Paul Robeson’s encounters with the international labor movement inspired his socialism and anti-imperialism.

Paul Robeson at the first night of Show Boat at Leicester Square Theatre, London, 1936. (Sasha / Hulton Archive / Getty Images)

On a cool London day in 1928, the towering African American actor and singer Paul Robeson sat down for a much-anticipated lunch. Seated with him were his new acquaintances: a Miss Douglas, the Irish playwright Bernard Shaw, and Mrs Calvin Coolidge, the wife of US president Calvin Coolidge. Robeson witnessed a heated debate ensue between Shaw and Coolidge. The topic was socialism. “When Shaw asked me what I thought of Socialism,” Robeson recalled later, “I hadn’t anything to say. I’d never really thought about Socialism.”

Born in Princeton, New Jersey, in 1898, Paul Robeson was at that moment in the opening stages of an acting and singing career that would win him almost unparalleled international fame. This fame came in part due to the variety of his talents. “I never failed to be amazed at the combination in one person of great strength, great tenderness and great intellectuality,” the communist folk singer Pete Seeger wrote of Robeson. He exhibited the great strength of a professional football player, the tenderness of a stage actor, and the intellectuality of a lawyer who, despite racial prejudice, had finished at the top of his class. As a black man from a segregated country, the son of a freed slave with ancestors who were forced from their homeland, Robeson fought against the novel ideas of success that America had instilled in him, opting instead for what he described as building “the richest and highest development of one’s own potential.”

The part of this monumental life conducted in London, from the late 1920s through the 1930s, would stir Robeson personally, professionally, and above all politically. As the twentieth century progressed, he would become one of the most outspoken advocates for socialism — a politics that would result in the United States revoking his passport, blacklisting him, and purging his name from the history books.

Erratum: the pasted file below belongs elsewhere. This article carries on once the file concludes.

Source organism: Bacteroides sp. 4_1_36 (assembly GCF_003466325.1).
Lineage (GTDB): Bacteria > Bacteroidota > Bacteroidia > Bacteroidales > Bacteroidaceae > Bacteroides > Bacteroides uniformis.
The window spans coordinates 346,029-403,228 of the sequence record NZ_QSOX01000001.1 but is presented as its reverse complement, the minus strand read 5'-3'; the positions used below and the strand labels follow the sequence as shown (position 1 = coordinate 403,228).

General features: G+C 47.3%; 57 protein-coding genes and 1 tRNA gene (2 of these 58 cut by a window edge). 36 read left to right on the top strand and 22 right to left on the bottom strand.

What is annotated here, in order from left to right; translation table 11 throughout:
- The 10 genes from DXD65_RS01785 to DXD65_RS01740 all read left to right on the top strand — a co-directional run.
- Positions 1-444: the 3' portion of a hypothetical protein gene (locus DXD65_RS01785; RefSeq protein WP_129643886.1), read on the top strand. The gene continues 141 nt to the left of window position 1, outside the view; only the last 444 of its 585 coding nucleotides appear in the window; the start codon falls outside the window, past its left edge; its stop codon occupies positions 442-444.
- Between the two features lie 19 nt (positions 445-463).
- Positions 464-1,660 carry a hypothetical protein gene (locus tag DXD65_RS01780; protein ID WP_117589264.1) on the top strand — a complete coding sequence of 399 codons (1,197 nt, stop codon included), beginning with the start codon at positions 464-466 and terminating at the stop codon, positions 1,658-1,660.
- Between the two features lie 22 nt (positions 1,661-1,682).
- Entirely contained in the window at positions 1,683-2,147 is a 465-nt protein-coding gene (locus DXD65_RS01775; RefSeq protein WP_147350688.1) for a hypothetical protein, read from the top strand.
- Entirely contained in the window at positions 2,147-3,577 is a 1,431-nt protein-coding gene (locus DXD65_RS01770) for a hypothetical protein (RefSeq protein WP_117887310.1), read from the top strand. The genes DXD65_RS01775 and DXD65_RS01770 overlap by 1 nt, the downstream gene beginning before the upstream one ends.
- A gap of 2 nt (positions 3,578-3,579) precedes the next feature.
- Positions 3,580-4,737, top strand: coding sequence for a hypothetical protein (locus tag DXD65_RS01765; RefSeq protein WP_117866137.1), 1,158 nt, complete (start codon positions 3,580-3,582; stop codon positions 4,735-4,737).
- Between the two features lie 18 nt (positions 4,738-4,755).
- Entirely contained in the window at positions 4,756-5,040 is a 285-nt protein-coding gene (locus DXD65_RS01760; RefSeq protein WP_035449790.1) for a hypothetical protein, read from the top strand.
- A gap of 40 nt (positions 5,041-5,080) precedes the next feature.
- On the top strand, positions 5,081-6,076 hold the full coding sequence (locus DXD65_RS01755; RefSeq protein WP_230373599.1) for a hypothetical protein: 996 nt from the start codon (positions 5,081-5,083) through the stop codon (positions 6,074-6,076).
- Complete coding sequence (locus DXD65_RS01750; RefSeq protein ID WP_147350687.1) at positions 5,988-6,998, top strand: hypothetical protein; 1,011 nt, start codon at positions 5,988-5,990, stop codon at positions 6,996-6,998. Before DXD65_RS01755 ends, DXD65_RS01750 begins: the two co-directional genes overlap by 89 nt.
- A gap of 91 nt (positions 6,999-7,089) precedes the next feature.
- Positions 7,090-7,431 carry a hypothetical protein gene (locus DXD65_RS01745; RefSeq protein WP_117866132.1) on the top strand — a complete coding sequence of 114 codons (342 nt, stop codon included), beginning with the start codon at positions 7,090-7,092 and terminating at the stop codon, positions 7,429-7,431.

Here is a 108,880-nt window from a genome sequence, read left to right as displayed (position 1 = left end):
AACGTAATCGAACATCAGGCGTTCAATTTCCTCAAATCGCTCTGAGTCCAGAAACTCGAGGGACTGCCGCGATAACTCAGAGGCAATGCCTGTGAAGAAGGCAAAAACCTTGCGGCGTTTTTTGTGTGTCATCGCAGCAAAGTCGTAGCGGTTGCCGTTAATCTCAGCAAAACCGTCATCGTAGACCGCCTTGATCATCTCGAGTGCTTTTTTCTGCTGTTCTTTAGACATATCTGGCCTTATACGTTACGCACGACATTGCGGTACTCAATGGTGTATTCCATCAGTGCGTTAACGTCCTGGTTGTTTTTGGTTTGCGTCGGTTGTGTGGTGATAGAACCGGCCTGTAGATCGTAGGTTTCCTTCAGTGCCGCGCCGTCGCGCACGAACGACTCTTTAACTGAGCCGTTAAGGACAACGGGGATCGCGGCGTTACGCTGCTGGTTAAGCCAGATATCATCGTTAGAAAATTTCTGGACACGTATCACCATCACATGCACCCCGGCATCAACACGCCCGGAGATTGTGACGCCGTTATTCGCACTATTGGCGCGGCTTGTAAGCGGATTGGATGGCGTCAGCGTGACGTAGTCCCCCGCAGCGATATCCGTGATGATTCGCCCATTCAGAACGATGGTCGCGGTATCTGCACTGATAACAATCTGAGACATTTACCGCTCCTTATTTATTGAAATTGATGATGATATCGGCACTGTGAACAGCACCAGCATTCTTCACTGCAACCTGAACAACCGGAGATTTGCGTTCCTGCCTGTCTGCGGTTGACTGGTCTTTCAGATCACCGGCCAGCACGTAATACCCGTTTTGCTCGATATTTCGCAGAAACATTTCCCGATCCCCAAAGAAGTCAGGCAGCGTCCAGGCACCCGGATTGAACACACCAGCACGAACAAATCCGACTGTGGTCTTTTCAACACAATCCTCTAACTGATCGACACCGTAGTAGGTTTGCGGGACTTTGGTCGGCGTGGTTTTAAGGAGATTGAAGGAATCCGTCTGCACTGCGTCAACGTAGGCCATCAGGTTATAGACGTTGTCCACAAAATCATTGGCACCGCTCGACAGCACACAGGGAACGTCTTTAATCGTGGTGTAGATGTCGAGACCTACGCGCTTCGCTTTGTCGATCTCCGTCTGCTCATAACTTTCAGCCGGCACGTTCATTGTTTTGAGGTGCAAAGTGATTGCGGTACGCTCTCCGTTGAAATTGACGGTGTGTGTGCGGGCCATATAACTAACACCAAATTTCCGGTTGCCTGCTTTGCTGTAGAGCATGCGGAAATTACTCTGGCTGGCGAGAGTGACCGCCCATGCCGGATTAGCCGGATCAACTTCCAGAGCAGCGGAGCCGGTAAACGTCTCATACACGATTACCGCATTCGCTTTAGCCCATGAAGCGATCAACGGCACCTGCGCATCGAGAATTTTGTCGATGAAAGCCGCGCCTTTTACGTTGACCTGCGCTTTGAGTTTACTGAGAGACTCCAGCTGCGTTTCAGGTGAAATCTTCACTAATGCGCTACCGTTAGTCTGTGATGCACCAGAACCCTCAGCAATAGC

The Most Respected American in London

Robeson was in London in 1928 for the opening of Show Boat at the Drury Lane Theatre. Jerome Kern and Oscar Hammerstein II’s musical based on Edna Ferber’s novel of the same name included a character, Joe, written for a specific lofty black actor. Due to scheduling conflicts, Robeson was noticeably absent from the first showing on Broadway, but on Drury Lane, his deep, thundering voice sang out his now-famous rendition of “Ol’ Man River.”

Although brief, this moment in the show left an enduring impression on the audience. Marie Seton, a British actress, critic, and friend of Robeson, recalled in the book Paul Robeson: The Great Forerunner that “everything else in Show Boat was forgotten by both audience and critic.” He was booked as a singer in the same theater, performing in Show Boat nightly while singing a solo concert on Sundays. It was at this moment that everyone, from Chelsea’s intelligentsia to Clapham’s youth, was talking about Paul Robeson. He became, as Seton put it, “the most admired and respected American in London.”